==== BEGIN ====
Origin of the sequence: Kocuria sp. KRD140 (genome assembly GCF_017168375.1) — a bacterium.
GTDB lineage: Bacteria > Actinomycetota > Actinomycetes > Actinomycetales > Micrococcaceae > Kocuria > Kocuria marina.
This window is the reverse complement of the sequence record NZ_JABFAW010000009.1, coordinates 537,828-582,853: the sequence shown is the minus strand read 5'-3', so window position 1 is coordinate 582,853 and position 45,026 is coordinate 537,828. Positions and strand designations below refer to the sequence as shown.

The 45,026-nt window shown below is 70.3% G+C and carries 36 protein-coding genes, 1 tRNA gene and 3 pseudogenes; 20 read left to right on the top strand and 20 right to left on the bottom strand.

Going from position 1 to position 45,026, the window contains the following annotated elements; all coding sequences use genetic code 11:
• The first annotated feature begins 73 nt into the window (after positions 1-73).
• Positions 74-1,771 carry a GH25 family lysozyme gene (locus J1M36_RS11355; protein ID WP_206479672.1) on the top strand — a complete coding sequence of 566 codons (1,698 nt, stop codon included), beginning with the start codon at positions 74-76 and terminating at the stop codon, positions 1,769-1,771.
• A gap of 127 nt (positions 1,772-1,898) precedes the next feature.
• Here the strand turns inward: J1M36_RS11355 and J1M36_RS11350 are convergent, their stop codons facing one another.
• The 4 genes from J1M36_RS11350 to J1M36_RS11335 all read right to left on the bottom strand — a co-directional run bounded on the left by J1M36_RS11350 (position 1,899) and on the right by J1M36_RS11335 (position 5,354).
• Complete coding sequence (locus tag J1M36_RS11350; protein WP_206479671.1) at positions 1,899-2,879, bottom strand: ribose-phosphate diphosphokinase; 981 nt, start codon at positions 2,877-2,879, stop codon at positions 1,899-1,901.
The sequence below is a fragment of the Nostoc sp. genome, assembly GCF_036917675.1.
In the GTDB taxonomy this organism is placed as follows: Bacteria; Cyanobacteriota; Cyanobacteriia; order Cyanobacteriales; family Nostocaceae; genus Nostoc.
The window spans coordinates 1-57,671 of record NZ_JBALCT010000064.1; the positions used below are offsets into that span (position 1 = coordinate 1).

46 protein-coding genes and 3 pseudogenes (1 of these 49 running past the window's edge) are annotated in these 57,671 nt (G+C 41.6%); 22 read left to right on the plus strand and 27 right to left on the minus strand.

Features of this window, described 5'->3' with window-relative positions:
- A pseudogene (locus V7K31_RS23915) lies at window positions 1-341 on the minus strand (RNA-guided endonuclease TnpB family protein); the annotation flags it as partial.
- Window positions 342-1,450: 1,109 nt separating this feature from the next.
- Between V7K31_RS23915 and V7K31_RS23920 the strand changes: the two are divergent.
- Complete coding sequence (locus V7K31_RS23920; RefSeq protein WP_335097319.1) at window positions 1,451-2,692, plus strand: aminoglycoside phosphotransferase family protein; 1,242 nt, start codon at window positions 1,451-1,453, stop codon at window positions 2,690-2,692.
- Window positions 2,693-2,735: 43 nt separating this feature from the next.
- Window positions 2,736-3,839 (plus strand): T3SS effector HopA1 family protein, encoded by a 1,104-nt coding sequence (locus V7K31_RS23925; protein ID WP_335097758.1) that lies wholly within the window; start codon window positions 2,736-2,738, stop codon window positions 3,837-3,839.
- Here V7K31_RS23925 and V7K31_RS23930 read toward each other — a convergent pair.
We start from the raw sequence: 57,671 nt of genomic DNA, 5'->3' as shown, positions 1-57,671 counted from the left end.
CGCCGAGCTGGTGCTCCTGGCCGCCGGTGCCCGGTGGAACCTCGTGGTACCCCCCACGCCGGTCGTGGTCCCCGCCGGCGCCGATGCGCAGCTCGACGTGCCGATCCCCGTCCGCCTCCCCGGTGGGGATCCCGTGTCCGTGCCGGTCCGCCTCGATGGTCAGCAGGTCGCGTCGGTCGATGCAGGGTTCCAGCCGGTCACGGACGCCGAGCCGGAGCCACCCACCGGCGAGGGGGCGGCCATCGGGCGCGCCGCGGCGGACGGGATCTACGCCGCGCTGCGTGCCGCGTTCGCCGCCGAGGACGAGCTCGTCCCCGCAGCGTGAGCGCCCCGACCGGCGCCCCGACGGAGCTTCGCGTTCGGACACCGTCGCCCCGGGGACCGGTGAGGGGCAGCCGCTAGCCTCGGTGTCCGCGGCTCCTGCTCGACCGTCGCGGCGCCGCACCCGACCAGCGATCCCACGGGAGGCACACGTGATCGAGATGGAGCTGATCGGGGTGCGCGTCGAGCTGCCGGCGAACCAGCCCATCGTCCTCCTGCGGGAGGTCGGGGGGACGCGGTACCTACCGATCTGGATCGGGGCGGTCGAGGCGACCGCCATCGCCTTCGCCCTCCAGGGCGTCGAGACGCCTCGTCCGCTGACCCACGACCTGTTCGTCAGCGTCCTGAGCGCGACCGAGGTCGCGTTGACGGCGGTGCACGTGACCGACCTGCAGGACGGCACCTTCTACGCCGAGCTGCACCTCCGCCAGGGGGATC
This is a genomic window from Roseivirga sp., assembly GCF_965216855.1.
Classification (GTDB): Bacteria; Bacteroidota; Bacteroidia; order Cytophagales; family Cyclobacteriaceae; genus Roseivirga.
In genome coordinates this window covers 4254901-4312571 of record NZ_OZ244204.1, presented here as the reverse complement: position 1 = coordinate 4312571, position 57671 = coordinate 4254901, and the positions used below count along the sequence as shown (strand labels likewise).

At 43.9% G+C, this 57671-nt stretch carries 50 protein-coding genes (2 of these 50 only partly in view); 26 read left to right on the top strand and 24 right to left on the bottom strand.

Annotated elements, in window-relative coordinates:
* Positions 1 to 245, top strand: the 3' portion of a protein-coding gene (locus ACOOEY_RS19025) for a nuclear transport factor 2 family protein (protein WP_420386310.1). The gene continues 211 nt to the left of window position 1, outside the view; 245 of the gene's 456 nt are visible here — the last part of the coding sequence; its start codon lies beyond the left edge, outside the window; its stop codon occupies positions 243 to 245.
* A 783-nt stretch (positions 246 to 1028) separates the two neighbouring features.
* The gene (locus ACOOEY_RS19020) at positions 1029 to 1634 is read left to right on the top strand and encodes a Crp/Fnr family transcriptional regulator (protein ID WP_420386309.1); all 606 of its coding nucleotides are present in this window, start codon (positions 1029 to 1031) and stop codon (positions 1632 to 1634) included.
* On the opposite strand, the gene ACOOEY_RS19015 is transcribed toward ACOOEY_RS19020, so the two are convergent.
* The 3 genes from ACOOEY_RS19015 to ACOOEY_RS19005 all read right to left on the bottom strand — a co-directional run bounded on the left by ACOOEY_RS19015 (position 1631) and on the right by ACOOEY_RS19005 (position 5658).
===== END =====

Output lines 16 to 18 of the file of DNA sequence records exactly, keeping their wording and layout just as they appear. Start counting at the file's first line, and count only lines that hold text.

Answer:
Features of this window, described 5'->3' with window-relative positions:
- A pseudogene (locus V7K31_RS23915) lies at window positions 1-341 on the minus strand (RNA-guided endonuclease TnpB family protein); the annotation flags it as partial.
- Window positions 342-1,450: 1,109 nt separating this feature from the next.